So between the action scenes, we have long drawn out dramatic stuff. Most of it is boring but we see Diana and Steve, her love from the first film, reunite. However, Steve came back from a wish Diana made early in the story. So, the writing was on the wall from the get go that Steve was going to have to die to beat the villain.
Moving on, the cinematography was bland and basic. It felt tonally at odds with the first picture and didn’t really feel like it had any ties to any of the other Justice League or DCEU movies. Maybe Jenkins is trying to ignore all that and just do her own thing. I don’t blame her for that, actually.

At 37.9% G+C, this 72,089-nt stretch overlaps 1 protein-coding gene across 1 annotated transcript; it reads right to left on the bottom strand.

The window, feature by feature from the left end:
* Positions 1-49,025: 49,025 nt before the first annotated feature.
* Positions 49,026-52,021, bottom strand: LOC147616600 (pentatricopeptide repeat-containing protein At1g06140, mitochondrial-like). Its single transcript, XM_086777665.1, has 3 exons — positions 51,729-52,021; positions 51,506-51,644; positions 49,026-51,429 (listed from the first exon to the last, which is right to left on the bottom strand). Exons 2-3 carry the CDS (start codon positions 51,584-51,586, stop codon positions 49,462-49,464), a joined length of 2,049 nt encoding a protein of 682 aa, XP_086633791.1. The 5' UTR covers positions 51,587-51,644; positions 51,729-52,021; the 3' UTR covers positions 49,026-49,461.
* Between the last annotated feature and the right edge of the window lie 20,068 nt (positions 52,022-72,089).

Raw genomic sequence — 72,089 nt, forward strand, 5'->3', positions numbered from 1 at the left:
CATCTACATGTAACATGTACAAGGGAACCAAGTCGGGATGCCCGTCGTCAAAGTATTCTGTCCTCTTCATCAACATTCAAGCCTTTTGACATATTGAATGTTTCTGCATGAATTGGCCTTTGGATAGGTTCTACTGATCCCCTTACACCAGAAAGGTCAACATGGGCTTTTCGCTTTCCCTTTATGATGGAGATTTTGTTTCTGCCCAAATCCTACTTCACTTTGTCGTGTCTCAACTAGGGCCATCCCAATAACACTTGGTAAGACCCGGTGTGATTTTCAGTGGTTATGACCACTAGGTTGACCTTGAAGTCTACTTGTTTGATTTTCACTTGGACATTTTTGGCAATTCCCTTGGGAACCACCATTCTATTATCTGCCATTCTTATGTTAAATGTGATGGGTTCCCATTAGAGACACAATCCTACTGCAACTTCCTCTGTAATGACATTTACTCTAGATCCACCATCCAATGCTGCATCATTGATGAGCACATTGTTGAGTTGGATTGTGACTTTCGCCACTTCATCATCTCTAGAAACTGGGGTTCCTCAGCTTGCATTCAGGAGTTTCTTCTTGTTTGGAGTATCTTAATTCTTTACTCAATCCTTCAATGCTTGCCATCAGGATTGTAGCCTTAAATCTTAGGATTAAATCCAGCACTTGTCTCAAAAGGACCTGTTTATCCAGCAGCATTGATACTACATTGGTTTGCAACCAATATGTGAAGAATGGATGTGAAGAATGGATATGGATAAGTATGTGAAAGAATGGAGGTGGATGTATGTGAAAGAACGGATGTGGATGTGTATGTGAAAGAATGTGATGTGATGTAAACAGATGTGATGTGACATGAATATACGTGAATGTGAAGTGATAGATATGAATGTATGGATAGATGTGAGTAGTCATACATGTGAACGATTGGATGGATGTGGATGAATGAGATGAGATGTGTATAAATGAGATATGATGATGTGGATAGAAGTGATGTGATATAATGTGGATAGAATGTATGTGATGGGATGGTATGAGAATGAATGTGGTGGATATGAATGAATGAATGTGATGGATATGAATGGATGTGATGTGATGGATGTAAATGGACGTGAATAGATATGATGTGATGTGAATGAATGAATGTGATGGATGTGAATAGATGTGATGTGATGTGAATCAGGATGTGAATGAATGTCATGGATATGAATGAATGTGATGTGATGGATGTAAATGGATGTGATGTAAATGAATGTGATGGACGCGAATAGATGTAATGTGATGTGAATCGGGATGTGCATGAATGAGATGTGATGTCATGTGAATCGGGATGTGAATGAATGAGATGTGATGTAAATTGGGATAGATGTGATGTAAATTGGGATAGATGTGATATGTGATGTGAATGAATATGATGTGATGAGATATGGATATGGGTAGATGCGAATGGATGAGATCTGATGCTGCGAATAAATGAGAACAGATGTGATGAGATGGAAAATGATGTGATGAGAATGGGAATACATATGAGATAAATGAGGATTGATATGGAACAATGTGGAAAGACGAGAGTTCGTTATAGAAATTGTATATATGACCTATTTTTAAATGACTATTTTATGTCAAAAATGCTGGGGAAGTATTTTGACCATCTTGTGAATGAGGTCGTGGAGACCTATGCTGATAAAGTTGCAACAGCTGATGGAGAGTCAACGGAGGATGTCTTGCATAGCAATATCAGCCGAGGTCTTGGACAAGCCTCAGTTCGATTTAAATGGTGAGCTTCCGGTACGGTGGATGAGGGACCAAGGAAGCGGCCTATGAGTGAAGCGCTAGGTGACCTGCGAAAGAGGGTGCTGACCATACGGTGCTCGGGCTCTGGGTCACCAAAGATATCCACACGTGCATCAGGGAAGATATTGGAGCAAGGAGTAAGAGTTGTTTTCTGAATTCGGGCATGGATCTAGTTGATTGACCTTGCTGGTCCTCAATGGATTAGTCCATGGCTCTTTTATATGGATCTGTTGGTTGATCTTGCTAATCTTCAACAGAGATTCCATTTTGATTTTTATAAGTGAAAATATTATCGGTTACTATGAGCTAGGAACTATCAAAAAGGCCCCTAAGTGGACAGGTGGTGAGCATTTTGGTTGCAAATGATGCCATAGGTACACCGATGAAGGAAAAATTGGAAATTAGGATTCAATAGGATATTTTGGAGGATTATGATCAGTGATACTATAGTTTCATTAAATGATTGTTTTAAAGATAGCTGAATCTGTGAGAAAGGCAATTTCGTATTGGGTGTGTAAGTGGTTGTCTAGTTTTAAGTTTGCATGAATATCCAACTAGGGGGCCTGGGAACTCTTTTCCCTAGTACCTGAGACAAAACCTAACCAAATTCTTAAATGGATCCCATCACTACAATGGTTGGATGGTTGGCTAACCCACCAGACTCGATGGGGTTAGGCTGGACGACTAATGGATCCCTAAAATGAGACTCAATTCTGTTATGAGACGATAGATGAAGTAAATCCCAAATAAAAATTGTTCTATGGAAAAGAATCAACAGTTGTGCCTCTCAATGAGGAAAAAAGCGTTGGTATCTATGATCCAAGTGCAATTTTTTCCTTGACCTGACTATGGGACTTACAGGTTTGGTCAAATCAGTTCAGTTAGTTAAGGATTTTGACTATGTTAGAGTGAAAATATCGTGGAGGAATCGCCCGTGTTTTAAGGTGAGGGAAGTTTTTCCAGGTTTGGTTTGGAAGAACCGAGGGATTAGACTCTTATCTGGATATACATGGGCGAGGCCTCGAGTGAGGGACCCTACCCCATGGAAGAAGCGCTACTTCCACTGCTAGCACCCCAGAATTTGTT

Before wrapping this up, I should also mention that there’s a pointless cameo by Lynda Carter but I do like seeing her. I just wish she would have had something more to do than catch a pole from falling on a baby.
So that’s it. This wasn’t worth the wait and really, I don’t care about a third film or anything coming out of the DCEU, anyway.
It’s Christmas, back to drinking whiskey and smoking meat.
Pairs well with: its predecessor, as well as Aquaman and other DCEU films.
From Filmento’s YouTube description: Brie Larson’s Captain Marvel didn’t seem to enthrall everyone. It was a functional film, but comparing it to DC’s first female led comic-book film of Wonder Woman, Captain Marvel seemed to be pretty forgettable. In today’s episode of One Versus One, let’s find out what core differences there are between these two female superhero movies, and why Captain Marvel became forgettable while Wonder Woman despite its flaws is memorable. It’s Marvel vs DC, Captain Marvel vs Wonder Woman. Here’s how not to adapt a movie.